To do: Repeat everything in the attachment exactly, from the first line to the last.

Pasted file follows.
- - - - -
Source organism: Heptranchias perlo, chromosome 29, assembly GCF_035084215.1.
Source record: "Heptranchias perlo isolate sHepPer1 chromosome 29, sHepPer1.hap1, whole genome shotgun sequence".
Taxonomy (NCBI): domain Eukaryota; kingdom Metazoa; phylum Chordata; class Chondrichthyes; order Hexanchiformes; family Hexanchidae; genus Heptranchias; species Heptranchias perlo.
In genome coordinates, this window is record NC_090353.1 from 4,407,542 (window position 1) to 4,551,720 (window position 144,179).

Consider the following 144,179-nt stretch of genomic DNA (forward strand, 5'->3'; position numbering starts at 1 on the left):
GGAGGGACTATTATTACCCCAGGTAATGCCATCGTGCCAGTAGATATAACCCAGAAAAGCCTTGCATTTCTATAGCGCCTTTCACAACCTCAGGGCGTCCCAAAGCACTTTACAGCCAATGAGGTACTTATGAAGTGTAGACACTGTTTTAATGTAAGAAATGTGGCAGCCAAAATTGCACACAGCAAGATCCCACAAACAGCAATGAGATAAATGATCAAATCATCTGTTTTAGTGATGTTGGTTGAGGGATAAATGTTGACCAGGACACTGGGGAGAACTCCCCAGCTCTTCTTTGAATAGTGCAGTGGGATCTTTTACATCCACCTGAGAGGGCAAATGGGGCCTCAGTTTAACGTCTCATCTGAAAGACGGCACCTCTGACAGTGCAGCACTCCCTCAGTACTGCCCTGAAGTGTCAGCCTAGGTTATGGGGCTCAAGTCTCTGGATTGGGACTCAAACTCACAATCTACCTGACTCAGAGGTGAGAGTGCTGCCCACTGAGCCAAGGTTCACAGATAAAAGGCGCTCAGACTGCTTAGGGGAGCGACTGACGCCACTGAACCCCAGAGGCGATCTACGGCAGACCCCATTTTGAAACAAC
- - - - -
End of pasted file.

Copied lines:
Source organism: Heptranchias perlo, chromosome 29, assembly GCF_035084215.1.
Source record: "Heptranchias perlo isolate sHepPer1 chromosome 29, sHepPer1.hap1, whole genome shotgun sequence".
Taxonomy (NCBI): domain Eukaryota; kingdom Metazoa; phylum Chordata; class Chondrichthyes; order Hexanchiformes; family Hexanchidae; genus Heptranchias; species Heptranchias perlo.
In genome coordinates, this window is record NC_090353.1 from 4,407,542 (window position 1) to 4,551,720 (window position 144,179).

Consider the following 144,179-nt stretch of genomic DNA (forward strand, 5'->3'; position numbering starts at 1 on the left):
GGAGGGACTATTATTACCCCAGGTAATGCCATCGTGCCAGTAGATATAACCCAGAAAAGCCTTGCATTTCTATAGCGCCTTTCACAACCTCAGGGCGTCCCAAAGCACTTTACAGCCAATGAGGTACTTATGAAGTGTAGACACTGTTTTAATGTAAGAAATGTGGCAGCCAAAATTGCACACAGCAAGATCCCACAAACAGCAATGAGATAAATGATCAAATCATCTGTTTTAGTGATGTTGGTTGAGGGATAAATGTTGACCAGGACACTGGGGAGAACTCCCCAGCTCTTCTTTGAATAGTGCAGTGGGATCTTTTACATCCACCTGAGAGGGCAAATGGGGCCTCAGTTTAACGTCTCATCTGAAAGACGGCACCTCTGACAGTGCAGCACTCCCTCAGTACTGCCCTGAAGTGTCAGCCTAGGTTATGGGGCTCAAGTCTCTGGATTGGGACTCAAACTCACAATCTACCTGACTCAGAGGTGAGAGTGCTGCCCACTGAGCCAAGGTTCACAGATAAAAGGCGCTCAGACTGCTTAGGGGAGCGACTGACGCCACTGAACCCCAGAGGCGATCTACGGCAGACCCCATTTTGAAACAAC